BJ: It’s been an interesting year for curling, and I’m all for banning the technique too. I just think what we’ve seen with hair, how you can make the rocks curl…it’s been discovered. Lots of teams used hair in the past, no one ever complained, but now with what we know about the physics of the rocks and technique, we can use hair to do things we never could before. I honestly think curling is a slightly different game now than it was a year ago, and I’m not a fan of it whatsoever.
JC: These are strong words, I thought this was going to be a lighter chat! (laughs)
BJ: I just think the game should reward the players who work the hardest, and it’s making players who aren’t as good look better. I hope this offseason, steps are taken to figure out what we can do to get the sport back to where it was, as that’s the game we all fell in love with.
JC: Awesome, Brad. Some amazing points there and I agree with you for sure. Can I please have a question for my next interviewee?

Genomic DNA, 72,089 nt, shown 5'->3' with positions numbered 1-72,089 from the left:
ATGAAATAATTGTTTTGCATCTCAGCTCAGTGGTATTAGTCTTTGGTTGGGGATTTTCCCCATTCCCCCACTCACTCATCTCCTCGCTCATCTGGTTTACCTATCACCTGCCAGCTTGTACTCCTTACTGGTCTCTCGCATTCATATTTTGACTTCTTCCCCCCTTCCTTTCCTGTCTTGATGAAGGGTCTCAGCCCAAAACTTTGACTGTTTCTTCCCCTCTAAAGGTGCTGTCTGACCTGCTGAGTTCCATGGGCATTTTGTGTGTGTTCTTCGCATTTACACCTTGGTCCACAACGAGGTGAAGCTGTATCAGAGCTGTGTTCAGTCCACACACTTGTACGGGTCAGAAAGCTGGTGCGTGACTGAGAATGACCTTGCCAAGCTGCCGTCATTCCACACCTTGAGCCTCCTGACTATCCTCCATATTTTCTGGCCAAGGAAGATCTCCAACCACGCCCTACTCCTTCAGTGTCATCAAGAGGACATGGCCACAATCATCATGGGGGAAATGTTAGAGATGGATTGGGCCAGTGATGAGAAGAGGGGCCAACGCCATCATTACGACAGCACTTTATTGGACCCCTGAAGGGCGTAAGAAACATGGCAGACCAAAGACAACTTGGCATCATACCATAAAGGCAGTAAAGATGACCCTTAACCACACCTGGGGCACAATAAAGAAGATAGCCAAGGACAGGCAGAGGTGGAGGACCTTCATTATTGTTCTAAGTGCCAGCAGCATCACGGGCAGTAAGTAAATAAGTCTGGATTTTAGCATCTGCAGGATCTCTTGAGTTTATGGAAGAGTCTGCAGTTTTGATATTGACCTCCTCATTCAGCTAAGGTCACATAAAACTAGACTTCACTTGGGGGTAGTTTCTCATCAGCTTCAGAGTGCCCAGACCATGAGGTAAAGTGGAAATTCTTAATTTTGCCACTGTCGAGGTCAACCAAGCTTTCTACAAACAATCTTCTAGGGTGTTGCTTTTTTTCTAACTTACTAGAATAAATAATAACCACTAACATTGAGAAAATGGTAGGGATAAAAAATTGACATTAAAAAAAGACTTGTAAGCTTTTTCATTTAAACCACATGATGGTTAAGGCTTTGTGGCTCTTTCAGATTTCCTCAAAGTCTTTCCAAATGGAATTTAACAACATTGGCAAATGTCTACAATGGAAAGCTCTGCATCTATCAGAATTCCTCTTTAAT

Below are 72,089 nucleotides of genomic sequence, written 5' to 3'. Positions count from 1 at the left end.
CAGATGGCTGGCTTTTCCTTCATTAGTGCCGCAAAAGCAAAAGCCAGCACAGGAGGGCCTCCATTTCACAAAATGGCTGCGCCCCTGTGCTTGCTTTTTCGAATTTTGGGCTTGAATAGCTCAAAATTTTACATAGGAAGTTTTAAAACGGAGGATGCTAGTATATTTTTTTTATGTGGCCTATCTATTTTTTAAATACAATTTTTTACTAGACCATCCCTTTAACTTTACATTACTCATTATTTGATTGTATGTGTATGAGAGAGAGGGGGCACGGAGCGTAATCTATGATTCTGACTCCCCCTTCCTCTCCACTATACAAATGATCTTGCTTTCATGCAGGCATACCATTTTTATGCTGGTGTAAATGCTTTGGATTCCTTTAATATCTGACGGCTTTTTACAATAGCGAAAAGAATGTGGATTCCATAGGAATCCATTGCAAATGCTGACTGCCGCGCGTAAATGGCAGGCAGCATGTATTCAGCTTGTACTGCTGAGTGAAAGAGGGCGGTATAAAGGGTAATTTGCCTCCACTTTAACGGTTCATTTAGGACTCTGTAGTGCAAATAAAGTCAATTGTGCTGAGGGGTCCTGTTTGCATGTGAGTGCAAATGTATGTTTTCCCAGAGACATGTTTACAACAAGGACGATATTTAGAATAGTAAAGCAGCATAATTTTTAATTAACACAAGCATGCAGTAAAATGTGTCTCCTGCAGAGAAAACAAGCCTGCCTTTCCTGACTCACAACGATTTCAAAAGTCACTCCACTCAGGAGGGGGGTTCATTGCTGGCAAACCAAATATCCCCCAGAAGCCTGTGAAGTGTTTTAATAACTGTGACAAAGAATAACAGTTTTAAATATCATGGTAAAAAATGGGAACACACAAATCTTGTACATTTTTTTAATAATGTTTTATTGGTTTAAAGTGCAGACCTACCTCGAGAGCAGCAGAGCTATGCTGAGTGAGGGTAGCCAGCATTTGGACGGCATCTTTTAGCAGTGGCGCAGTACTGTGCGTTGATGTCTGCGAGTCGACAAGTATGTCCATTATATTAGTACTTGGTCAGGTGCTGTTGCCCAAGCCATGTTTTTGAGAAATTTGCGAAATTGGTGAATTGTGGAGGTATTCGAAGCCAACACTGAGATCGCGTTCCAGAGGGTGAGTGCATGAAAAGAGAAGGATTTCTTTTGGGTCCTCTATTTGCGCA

BJ: Definitely. Can you tell me a little bit about what you do to be a role model for young curlers, and what you do to bring awareness to the sport?
JC: Wow. Heavy question, putting someone on the spot here.
BJ: I just think more competitive curlers need to get into that side of it. We need to start boosting our community, growing our clubs, and growing the game. I know everyone has jobs, and it can be tough to make time, but as individuals who are getting exposure from the game, I think we are the ones who need to be out helping to boost the game. I’m sure whoever you interview is doing stuff, and I think it’s important to share that with everyone else.
JC: Well that’s a great question, and I’m excited to hear their answer! Thanks so much Brad, and best of luck in Northern Ontario playdowns!